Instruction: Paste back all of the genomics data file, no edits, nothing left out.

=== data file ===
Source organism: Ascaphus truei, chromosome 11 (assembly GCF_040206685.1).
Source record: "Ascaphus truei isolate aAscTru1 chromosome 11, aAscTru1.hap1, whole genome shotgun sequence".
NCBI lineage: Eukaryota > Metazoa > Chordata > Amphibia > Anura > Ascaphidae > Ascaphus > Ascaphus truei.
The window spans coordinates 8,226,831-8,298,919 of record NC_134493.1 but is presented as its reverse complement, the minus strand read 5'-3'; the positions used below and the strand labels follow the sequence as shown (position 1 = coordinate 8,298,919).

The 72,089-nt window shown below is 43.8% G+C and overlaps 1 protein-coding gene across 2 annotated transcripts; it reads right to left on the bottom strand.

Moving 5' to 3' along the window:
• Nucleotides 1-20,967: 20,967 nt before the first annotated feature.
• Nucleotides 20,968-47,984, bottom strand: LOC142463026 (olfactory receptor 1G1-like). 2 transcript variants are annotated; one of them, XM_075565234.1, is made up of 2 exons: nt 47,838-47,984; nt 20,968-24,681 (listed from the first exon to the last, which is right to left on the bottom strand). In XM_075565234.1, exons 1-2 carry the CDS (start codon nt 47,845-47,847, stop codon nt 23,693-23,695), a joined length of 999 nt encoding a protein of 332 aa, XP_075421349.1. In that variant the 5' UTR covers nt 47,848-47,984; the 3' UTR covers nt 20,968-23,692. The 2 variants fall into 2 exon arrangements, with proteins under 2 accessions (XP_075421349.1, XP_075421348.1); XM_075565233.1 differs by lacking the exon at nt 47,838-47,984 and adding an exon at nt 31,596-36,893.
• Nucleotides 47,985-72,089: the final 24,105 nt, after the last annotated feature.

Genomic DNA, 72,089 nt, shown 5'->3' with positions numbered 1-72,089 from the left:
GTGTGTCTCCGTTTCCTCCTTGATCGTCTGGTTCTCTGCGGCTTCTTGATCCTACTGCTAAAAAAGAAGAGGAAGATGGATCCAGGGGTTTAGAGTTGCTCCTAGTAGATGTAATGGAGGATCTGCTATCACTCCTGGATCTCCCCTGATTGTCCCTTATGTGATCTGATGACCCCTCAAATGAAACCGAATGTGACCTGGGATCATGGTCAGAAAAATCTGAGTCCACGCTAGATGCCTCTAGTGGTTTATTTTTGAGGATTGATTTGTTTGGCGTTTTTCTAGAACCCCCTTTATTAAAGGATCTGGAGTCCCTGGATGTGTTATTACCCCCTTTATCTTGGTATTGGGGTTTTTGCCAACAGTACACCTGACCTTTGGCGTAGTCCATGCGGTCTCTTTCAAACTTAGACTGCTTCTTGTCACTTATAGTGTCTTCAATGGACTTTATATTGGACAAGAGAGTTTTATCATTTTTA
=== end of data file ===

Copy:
Source organism: Ascaphus truei, chromosome 11 (assembly GCF_040206685.1).
Source record: "Ascaphus truei isolate aAscTru1 chromosome 11, aAscTru1.hap1, whole genome shotgun sequence".
NCBI lineage: Eukaryota > Metazoa > Chordata > Amphibia > Anura > Ascaphidae > Ascaphus > Ascaphus truei.
The window spans coordinates 8,226,831-8,298,919 of record NC_134493.1 but is presented as its reverse complement, the minus strand read 5'-3'; the positions used below and the strand labels follow the sequence as shown (position 1 = coordinate 8,298,919).

The 72,089-nt window shown below is 43.8% G+C and overlaps 1 protein-coding gene across 2 annotated transcripts; it reads right to left on the bottom strand.

Moving 5' to 3' along the window:
• Nucleotides 1-20,967: 20,967 nt before the first annotated feature.
• Nucleotides 20,968-47,984, bottom strand: LOC142463026 (olfactory receptor 1G1-like). 2 transcript variants are annotated; one of them, XM_075565234.1, is made up of 2 exons: nt 47,838-47,984; nt 20,968-24,681 (listed from the first exon to the last, which is right to left on the bottom strand). In XM_075565234.1, exons 1-2 carry the CDS (start codon nt 47,845-47,847, stop codon nt 23,693-23,695), a joined length of 999 nt encoding a protein of 332 aa, XP_075421349.1. In that variant the 5' UTR covers nt 47,848-47,984; the 3' UTR covers nt 20,968-23,692. The 2 variants fall into 2 exon arrangements, with proteins under 2 accessions (XP_075421349.1, XP_075421348.1); XM_075565233.1 differs by lacking the exon at nt 47,838-47,984 and adding an exon at nt 31,596-36,893.
• Nucleotides 47,985-72,089: the final 24,105 nt, after the last annotated feature.

Genomic DNA, 72,089 nt, shown 5'->3' with positions numbered 1-72,089 from the left:
GTGTGTCTCCGTTTCCTCCTTGATCGTCTGGTTCTCTGCGGCTTCTTGATCCTACTGCTAAAAAAGAAGAGGAAGATGGATCCAGGGGTTTAGAGTTGCTCCTAGTAGATGTAATGGAGGATCTGCTATCACTCCTGGATCTCCCCTGATTGTCCCTTATGTGATCTGATGACCCCTCAAATGAAACCGAATGTGACCTGGGATCATGGTCAGAAAAATCTGAGTCCACGCTAGATGCCTCTAGTGGTTTATTTTTGAGGATTGATTTGTTTGGCGTTTTTCTAGAACCCCCTTTATTAAAGGATCTGGAGTCCCTGGATGTGTTATTACCCCCTTTATCTTGGTATTGGGGTTTTTGCCAACAGTACACCTGACCTTTGGCGTAGTCCATGCGGTCTCTTTCAAACTTAGACTGCTTCTTGTCACTTATAGTGTCTTCAATGGACTTTATATTGGACAAGAGAGTTTTATCATTTTTA